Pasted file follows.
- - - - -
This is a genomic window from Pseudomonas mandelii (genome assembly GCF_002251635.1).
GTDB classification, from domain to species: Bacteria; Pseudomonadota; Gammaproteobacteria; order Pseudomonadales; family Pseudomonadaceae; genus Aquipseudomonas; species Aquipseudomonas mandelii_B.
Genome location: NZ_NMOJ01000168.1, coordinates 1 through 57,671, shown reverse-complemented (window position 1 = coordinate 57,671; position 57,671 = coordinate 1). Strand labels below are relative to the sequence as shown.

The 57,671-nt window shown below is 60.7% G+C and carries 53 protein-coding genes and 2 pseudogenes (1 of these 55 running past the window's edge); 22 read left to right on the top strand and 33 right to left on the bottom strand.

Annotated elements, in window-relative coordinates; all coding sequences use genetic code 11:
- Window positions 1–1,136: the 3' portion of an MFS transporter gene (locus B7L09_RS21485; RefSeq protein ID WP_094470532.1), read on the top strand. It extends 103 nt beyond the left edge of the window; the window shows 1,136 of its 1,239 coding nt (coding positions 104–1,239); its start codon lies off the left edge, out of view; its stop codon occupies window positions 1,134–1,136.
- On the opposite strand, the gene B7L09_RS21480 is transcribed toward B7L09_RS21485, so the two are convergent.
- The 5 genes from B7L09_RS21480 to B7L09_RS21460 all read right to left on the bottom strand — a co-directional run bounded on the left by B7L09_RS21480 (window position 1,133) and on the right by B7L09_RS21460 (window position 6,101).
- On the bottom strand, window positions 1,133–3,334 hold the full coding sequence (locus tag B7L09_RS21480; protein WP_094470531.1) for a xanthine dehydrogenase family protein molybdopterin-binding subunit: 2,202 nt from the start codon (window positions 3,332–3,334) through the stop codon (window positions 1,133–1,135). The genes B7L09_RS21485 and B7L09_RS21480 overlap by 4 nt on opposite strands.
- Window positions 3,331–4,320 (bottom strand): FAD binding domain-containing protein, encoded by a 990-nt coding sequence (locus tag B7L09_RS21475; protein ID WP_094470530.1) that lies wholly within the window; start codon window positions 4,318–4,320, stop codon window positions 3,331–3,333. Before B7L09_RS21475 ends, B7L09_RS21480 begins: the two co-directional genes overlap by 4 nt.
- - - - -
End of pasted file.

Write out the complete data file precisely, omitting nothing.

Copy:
This is a genomic window from Pseudomonas mandelii (genome assembly GCF_002251635.1).
GTDB classification, from domain to species: Bacteria; Pseudomonadota; Gammaproteobacteria; order Pseudomonadales; family Pseudomonadaceae; genus Aquipseudomonas; species Aquipseudomonas mandelii_B.
Genome location: NZ_NMOJ01000168.1, coordinates 1 through 57,671, shown reverse-complemented (window position 1 = coordinate 57,671; position 57,671 = coordinate 1). Strand labels below are relative to the sequence as shown.

The 57,671-nt window shown below is 60.7% G+C and carries 53 protein-coding genes and 2 pseudogenes (1 of these 55 running past the window's edge); 22 read left to right on the top strand and 33 right to left on the bottom strand.

Annotated elements, in window-relative coordinates; all coding sequences use genetic code 11:
- Window positions 1–1,136: the 3' portion of an MFS transporter gene (locus B7L09_RS21485; RefSeq protein ID WP_094470532.1), read on the top strand. It extends 103 nt beyond the left edge of the window; the window shows 1,136 of its 1,239 coding nt (coding positions 104–1,239); its start codon lies off the left edge, out of view; its stop codon occupies window positions 1,134–1,136.
- On the opposite strand, the gene B7L09_RS21480 is transcribed toward B7L09_RS21485, so the two are convergent.
- The 5 genes from B7L09_RS21480 to B7L09_RS21460 all read right to left on the bottom strand — a co-directional run bounded on the left by B7L09_RS21480 (window position 1,133) and on the right by B7L09_RS21460 (window position 6,101).
- On the bottom strand, window positions 1,133–3,334 hold the full coding sequence (locus tag B7L09_RS21480; protein WP_094470531.1) for a xanthine dehydrogenase family protein molybdopterin-binding subunit: 2,202 nt from the start codon (window positions 3,332–3,334) through the stop codon (window positions 1,133–1,135). The genes B7L09_RS21485 and B7L09_RS21480 overlap by 4 nt on opposite strands.
- Window positions 3,331–4,320 (bottom strand): FAD binding domain-containing protein, encoded by a 990-nt coding sequence (locus tag B7L09_RS21475; protein ID WP_094470530.1) that lies wholly within the window; start codon window positions 4,318–4,320, stop codon window positions 3,331–3,333. Before B7L09_RS21475 ends, B7L09_RS21480 begins: the two co-directional genes overlap by 4 nt.